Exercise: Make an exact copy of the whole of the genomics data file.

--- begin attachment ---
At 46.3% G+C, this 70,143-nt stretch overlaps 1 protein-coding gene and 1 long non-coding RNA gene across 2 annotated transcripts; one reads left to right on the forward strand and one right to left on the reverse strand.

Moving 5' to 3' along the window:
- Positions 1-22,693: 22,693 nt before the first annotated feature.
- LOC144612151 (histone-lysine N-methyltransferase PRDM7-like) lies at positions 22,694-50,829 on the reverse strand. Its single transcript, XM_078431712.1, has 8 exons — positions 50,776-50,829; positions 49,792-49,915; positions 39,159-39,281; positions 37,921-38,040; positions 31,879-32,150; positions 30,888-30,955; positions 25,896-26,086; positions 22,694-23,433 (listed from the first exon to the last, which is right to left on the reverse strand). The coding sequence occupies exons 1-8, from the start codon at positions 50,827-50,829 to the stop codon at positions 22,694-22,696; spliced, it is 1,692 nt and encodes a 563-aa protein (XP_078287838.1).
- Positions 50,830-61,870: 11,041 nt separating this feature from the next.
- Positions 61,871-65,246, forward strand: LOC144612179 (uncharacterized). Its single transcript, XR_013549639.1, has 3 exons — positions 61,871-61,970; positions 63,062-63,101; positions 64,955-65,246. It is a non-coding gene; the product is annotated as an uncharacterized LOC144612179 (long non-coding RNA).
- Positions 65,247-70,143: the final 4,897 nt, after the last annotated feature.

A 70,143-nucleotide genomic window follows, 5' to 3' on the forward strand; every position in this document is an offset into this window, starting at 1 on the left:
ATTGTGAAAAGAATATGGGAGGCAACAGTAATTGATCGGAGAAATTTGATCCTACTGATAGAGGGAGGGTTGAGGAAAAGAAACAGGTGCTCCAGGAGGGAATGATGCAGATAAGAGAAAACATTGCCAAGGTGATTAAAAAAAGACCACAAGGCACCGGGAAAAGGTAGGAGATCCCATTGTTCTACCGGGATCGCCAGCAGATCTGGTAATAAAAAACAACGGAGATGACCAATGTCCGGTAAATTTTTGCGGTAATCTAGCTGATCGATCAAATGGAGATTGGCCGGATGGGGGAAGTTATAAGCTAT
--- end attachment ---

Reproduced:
At 46.3% G+C, this 70,143-nt stretch overlaps 1 protein-coding gene and 1 long non-coding RNA gene across 2 annotated transcripts; one reads left to right on the forward strand and one right to left on the reverse strand.

Moving 5' to 3' along the window:
- Positions 1-22,693: 22,693 nt before the first annotated feature.
- LOC144612151 (histone-lysine N-methyltransferase PRDM7-like) lies at positions 22,694-50,829 on the reverse strand. Its single transcript, XM_078431712.1, has 8 exons — positions 50,776-50,829; positions 49,792-49,915; positions 39,159-39,281; positions 37,921-38,040; positions 31,879-32,150; positions 30,888-30,955; positions 25,896-26,086; positions 22,694-23,433 (listed from the first exon to the last, which is right to left on the reverse strand). The coding sequence occupies exons 1-8, from the start codon at positions 50,827-50,829 to the stop codon at positions 22,694-22,696; spliced, it is 1,692 nt and encodes a 563-aa protein (XP_078287838.1).
- Positions 50,830-61,870: 11,041 nt separating this feature from the next.
- Positions 61,871-65,246, forward strand: LOC144612179 (uncharacterized). Its single transcript, XR_013549639.1, has 3 exons — positions 61,871-61,970; positions 63,062-63,101; positions 64,955-65,246. It is a non-coding gene; the product is annotated as an uncharacterized LOC144612179 (long non-coding RNA).
- Positions 65,247-70,143: the final 4,897 nt, after the last annotated feature.

A 70,143-nucleotide genomic window follows, 5' to 3' on the forward strand; every position in this document is an offset into this window, starting at 1 on the left:
ATTGTGAAAAGAATATGGGAGGCAACAGTAATTGATCGGAGAAATTTGATCCTACTGATAGAGGGAGGGTTGAGGAAAAGAAACAGGTGCTCCAGGAGGGAATGATGCAGATAAGAGAAAACATTGCCAAGGTGATTAAAAAAAGACCACAAGGCACCGGGAAAAGGTAGGAGATCCCATTGTTCTACCGGGATCGCCAGCAGATCTGGTAATAAAAAACAACGGAGATGACCAATGTCCGGTAAATTTTTGCGGTAATCTAGCTGATCGATCAAATGGAGATTGGCCGGATGGGGGAAGTTATAAGCTAT